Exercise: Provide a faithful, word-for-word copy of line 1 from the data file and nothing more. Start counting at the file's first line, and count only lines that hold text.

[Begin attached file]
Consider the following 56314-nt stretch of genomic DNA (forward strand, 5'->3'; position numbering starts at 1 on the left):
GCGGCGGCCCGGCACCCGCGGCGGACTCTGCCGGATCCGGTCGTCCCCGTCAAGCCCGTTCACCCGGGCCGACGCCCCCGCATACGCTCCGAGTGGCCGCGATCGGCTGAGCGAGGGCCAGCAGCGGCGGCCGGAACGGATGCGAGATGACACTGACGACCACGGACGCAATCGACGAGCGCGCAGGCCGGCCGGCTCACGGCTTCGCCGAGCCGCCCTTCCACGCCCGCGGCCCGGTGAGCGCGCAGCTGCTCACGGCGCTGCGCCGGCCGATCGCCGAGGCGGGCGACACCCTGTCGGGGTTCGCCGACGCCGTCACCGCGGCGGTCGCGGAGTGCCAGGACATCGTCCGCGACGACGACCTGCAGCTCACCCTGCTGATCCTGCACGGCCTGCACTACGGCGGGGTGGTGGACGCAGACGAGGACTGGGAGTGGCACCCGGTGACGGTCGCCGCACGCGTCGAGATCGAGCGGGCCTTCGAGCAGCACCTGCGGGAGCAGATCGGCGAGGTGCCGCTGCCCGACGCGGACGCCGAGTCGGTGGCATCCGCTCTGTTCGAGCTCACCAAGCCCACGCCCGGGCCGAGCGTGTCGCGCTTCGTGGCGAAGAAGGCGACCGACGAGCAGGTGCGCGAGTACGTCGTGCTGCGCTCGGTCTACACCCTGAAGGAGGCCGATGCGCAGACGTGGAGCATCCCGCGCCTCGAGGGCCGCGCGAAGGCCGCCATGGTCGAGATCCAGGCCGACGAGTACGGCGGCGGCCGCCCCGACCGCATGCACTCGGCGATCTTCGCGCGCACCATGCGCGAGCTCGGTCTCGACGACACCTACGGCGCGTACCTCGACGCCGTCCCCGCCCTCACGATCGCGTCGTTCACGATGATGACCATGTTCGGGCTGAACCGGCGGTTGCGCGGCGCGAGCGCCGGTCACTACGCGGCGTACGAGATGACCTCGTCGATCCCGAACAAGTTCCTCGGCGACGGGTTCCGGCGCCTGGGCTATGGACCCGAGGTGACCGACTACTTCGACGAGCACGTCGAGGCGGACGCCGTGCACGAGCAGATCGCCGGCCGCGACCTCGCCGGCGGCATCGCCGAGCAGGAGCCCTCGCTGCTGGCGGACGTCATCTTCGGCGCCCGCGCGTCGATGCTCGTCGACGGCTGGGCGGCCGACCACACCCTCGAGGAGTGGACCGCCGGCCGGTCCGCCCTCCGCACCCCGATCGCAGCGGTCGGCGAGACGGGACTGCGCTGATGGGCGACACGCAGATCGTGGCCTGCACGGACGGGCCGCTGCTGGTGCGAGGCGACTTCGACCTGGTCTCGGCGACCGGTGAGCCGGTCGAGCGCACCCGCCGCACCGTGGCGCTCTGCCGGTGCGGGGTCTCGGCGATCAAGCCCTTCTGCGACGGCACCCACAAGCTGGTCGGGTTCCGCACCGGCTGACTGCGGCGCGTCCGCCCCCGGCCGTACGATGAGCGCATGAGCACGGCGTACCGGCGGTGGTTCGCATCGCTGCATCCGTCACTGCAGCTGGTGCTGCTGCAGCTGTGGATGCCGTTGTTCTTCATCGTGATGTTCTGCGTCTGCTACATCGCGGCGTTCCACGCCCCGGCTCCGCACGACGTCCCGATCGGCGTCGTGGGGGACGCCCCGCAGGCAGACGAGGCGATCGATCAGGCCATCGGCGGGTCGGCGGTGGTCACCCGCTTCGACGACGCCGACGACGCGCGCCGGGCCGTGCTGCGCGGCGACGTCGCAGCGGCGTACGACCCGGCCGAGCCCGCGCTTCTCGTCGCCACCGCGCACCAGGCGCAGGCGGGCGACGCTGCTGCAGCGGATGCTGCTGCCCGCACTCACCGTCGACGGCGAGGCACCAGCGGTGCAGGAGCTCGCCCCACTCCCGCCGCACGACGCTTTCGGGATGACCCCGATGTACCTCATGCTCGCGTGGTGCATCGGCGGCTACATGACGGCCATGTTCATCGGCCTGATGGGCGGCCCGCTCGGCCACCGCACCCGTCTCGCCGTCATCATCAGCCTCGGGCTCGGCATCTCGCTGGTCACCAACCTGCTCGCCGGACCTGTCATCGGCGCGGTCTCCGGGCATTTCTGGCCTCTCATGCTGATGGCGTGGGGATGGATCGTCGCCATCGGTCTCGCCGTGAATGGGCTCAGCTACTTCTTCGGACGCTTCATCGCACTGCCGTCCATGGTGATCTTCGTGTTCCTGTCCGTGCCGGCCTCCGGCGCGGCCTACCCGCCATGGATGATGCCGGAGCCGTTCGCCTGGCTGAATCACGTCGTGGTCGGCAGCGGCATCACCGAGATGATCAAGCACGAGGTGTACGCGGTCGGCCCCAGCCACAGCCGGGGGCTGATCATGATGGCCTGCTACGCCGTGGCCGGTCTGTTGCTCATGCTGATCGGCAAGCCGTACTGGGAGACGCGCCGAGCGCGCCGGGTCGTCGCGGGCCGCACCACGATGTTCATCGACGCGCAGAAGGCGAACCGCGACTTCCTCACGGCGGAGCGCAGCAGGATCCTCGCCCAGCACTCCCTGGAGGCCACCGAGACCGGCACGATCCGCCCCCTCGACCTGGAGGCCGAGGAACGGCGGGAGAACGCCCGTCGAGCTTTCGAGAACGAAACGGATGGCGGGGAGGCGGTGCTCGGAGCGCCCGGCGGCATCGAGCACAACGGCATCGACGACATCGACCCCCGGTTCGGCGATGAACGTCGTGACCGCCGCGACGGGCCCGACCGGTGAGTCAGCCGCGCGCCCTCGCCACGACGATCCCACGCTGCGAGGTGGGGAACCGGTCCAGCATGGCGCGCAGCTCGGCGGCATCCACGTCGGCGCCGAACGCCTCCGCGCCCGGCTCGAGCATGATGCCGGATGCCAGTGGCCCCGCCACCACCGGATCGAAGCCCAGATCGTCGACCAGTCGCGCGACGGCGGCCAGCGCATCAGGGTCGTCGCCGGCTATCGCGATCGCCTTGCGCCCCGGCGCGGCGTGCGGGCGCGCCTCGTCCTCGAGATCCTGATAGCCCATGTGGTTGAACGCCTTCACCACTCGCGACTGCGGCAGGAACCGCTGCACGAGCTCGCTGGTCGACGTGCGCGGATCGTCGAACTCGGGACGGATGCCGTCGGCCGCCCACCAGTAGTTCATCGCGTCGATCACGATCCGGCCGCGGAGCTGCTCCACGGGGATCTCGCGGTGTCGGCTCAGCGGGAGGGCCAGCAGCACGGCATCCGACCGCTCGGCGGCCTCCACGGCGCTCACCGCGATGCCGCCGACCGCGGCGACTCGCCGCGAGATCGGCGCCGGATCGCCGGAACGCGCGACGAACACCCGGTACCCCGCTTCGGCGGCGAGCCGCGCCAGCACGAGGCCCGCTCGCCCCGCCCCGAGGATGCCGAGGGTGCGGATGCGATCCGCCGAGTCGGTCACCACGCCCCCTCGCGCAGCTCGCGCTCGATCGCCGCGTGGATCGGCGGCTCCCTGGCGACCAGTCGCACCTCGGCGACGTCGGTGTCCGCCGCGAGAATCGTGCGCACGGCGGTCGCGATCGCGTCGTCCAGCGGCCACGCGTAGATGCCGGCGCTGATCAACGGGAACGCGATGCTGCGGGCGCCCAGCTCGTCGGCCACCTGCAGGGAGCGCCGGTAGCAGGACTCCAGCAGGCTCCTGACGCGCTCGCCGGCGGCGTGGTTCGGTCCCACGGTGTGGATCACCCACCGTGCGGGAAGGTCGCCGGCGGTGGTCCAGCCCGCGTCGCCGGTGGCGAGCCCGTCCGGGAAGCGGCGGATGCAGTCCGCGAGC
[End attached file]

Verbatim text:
Consider the following 56314-nt stretch of genomic DNA (forward strand, 5'->3'; position numbering starts at 1 on the left):